What will Brexit ACTUALLY mean for Lancs students?
It’s the end of the world
As we see it, it's now been three-and-a-half years since the country decided that "Brexit means Brexit" and we're going to be leaving the European Union.
With this in mind, and confusion being just as rife as it was in June 2016, The Tab Lancaster thought we'd wade our way through the murky propaganda, fake news, alternative facts, and sound bites, and do our best to make sense of what this is all going to mean when we *finally* leave the EU at the end of January.
So sit back, relax, and stock up on your tinned food.
Tuition fees and loans
In July 2018, the government reaffirmed that EU students applying to study in Autumn 2019 would receive the same financial aid that they always have done, and the same will apply for those students into 2020/21, so for now it seems that anyone from the EU studying here will still be able to live like a king for the first week of their loan, and then wallow in poverty for the rest of the term. It appears that life goes on – huzzah!
But wait. The tuition fees of EU students are likely to increase more in line with what other international students are paying per year – the current system that allows EU students to pay the same as British students saves EU students between £18,000-£48,000 over a three year degree.
UK students studying abroad
It's likely that British students will face higher tuition fees in European countries when we're not a member of the Union. British students might need to apply for visas whilst studying abroad – this is because when you're in the EU you can study in another EU country as you're known as "home students." Because of this, you pay the same fees on the Erasmus scheme when studying abroad – but British students are expected to not receive the same funding through Erasmus in the years after Brexit.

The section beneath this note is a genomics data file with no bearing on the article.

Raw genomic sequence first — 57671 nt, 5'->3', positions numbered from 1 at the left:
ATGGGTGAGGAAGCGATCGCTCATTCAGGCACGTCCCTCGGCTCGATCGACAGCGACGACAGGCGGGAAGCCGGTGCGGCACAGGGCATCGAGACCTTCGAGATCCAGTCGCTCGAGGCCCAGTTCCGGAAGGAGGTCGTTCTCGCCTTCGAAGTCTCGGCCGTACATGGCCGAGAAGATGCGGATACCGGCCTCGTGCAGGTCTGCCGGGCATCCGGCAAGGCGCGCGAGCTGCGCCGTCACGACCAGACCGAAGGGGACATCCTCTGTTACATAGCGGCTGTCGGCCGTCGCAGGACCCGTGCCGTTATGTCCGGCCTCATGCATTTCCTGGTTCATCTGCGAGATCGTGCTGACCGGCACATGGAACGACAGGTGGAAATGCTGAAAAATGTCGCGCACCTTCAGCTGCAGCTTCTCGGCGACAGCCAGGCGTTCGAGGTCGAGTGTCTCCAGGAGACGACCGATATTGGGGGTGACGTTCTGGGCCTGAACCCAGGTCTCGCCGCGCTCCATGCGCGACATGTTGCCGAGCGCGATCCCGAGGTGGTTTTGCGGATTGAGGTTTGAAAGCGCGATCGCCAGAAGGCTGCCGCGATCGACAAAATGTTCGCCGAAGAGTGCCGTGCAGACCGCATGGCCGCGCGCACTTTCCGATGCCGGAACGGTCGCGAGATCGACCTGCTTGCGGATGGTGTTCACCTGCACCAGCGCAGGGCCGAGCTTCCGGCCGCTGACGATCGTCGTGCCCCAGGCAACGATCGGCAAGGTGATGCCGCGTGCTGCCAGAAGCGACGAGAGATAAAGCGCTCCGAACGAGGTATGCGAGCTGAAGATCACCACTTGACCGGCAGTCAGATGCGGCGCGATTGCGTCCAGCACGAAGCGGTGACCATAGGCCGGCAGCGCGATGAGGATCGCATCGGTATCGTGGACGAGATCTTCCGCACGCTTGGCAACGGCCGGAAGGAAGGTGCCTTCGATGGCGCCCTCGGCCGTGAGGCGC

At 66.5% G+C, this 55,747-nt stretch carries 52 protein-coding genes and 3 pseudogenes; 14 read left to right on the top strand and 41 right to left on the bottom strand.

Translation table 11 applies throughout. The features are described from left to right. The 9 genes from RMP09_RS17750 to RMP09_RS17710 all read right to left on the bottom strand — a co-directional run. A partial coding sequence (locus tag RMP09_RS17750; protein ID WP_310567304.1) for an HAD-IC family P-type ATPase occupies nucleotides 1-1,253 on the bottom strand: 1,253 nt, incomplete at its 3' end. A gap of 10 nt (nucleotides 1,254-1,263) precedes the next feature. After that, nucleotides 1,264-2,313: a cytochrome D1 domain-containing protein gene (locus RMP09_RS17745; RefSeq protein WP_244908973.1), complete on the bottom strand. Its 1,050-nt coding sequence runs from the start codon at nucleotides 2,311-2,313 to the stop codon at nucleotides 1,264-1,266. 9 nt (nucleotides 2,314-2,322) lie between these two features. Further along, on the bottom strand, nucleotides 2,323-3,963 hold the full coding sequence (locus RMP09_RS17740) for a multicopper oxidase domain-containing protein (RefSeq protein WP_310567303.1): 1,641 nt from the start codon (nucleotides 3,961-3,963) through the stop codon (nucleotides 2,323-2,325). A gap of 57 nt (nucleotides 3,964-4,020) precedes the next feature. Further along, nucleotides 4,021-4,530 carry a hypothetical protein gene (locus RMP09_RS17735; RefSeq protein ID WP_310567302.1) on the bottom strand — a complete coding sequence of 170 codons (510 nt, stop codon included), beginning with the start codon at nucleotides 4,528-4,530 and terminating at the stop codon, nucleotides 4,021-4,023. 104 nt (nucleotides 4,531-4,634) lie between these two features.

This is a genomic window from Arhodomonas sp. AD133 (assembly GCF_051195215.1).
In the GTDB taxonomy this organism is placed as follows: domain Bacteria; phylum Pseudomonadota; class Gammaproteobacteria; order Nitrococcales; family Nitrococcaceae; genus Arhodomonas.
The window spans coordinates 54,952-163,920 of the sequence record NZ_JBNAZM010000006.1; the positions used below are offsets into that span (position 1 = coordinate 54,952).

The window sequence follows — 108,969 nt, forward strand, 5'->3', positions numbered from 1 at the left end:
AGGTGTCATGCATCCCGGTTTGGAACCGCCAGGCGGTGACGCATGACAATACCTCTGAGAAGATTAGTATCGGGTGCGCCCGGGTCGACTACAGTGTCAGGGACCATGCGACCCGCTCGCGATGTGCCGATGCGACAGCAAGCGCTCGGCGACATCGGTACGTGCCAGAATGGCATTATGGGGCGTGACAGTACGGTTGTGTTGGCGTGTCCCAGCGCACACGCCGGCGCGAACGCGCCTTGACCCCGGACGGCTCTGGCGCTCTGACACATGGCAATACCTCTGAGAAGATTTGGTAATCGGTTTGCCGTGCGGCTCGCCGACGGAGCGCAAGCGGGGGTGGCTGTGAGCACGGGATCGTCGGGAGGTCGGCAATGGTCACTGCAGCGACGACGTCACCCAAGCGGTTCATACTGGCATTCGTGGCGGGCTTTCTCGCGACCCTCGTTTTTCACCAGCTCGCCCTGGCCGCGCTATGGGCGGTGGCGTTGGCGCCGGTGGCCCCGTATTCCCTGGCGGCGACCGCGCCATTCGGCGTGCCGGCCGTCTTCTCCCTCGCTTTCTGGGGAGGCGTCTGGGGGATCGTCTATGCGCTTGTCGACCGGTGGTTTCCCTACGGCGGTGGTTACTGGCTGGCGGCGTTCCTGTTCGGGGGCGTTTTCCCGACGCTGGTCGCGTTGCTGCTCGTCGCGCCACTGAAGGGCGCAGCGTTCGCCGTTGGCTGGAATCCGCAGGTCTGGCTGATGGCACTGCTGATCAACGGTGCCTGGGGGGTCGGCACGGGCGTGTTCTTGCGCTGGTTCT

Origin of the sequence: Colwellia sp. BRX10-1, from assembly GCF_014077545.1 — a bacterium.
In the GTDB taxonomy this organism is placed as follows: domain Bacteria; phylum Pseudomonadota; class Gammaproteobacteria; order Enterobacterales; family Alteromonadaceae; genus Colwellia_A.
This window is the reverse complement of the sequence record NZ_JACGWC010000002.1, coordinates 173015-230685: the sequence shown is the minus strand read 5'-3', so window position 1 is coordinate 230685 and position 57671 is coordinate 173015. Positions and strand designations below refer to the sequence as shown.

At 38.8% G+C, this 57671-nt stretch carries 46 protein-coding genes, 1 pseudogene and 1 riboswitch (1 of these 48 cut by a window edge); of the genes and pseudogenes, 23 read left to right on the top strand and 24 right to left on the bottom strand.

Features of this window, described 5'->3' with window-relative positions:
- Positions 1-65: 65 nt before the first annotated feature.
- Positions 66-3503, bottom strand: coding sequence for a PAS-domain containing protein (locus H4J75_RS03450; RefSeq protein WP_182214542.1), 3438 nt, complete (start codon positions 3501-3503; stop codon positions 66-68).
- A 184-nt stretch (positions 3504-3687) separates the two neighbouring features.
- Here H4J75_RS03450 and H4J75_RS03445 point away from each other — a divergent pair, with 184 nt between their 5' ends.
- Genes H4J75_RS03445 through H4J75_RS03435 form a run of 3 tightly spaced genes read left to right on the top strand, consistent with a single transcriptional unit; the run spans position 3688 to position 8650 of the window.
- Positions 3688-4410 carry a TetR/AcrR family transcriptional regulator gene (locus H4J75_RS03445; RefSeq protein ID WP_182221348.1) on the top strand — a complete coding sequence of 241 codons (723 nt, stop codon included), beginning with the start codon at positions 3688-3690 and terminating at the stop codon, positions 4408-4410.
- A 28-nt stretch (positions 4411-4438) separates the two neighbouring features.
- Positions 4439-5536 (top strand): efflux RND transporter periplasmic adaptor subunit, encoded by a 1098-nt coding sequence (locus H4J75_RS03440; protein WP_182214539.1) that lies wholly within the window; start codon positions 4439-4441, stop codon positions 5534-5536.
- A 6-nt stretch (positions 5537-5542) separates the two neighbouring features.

Not only this, but British students studying their entire course abroad will not be eligible for support from Student Finance England. No drinking money from the government for you.
Despite this, it's been confirmed that there will be no immediate changes to the UK remaining a part of initiatives such as Horizon 2020 and Erasmus. So we suppose we'll cross that bridge when we get to it! Or jump off it, whatever floats your boat.
As it stands, the UK receives around £1 billion (annually) in funding from the EU to carry out research – although the UK pays a membership fee to the EU, the funding granted for research represents a profit. A 2017 survey of over 1,000 lecturers and professors indicated that 75 percent of EU academics were more likely to leave the country after Brexit.
Not only this, but the partnerships between British universities and EU institutions may decline and lead to less opportunities for students pursuing research in other countries.
Higher living costs
Around 30% of our food comes from EU nations, and it's likely that fresh fruit and veg will become more scarce, meaning that the price you pay to be healthy will go up – even more of an excuse to just live off of Greggs' products.
Cutting ties with the EU's energy markets also means that it's more than likely that your electricity and gas bills will go up – so just put a jumper and scarf on, do not touch that radiator! Although most students rent will "bills included," the fact that those prices will go up means that landlords may start raising the price to rent.
Your favourite takeaways might be hit
Big food names like KFC, McDonald's, Lidl, Co-Op, M&S, Waitrose, Sainsbury's and ASDA all signed a letter that admitted food shortages could be an outcome of Brexit, and that although they will stockpile as much as possible, that food supplies may still run short because of disruptions to the supply chain.
Just imagine a world with no KFC chicken, and no McMuffins to rescue you from your hangover. Oh, the humanity!
"5G? Nah mate, I'm too poor"
Data roaming charges abroad are expected to go waaaaay up, so when you're lounging around with the lads in Maga after a heavy night out the evening before, just reconsider uploading that Insta story of the pool that's captioned "There are worse views." Spare yourself the data costs, and spare us the cringe please.
In short, yes, things seem pretty bleak. And it looks as though students are pretty likely to be hit by post-Brexit issues.
But hey, here's to Brexit! And may the odds be ever in your favour.